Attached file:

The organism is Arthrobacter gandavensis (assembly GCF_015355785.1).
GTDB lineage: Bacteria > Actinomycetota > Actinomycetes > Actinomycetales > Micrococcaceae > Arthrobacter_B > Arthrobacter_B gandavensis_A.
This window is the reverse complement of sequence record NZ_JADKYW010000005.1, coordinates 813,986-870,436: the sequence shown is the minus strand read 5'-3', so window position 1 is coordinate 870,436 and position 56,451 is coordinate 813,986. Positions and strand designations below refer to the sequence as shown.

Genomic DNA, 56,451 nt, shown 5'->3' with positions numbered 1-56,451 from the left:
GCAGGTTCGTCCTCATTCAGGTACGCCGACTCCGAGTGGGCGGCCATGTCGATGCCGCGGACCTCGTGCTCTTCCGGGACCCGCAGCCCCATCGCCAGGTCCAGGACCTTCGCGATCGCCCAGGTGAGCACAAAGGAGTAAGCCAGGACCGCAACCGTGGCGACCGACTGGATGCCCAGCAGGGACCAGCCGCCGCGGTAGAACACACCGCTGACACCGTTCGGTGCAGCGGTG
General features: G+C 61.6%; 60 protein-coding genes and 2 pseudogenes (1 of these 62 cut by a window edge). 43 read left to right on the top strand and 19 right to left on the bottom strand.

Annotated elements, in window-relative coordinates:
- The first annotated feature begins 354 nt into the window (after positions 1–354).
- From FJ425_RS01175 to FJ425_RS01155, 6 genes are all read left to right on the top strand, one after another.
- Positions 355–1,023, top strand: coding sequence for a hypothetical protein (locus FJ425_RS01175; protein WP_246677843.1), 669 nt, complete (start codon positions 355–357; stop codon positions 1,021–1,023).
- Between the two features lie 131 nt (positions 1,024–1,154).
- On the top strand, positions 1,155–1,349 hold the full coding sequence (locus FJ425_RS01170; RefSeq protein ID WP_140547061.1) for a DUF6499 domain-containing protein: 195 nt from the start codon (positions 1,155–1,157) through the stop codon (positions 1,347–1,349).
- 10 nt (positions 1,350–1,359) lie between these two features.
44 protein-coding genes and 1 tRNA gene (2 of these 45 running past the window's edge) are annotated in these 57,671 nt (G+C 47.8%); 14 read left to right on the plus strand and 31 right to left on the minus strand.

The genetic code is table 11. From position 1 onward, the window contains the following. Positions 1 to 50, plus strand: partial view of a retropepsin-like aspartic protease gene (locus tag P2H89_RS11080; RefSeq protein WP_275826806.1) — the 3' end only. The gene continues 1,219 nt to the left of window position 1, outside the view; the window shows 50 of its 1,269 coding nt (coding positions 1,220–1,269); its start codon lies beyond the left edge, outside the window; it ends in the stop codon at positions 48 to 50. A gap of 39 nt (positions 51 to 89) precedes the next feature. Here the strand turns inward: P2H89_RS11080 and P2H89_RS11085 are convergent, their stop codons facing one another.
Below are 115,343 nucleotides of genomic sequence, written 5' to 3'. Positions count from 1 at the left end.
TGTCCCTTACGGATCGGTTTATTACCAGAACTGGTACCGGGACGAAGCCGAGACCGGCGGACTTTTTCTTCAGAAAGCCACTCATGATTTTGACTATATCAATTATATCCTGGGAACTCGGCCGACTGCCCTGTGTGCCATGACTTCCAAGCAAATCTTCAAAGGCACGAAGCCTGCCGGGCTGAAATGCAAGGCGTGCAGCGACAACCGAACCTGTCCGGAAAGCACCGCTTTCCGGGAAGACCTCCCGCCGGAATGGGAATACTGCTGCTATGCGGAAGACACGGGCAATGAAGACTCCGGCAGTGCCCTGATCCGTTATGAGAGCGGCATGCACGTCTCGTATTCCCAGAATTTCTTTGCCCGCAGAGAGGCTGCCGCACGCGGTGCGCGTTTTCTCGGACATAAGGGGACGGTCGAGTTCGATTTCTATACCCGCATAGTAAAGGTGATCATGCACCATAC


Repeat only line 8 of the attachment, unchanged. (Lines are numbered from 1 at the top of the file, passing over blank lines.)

- The first annotated feature begins 354 nt into the window (after positions 1–354).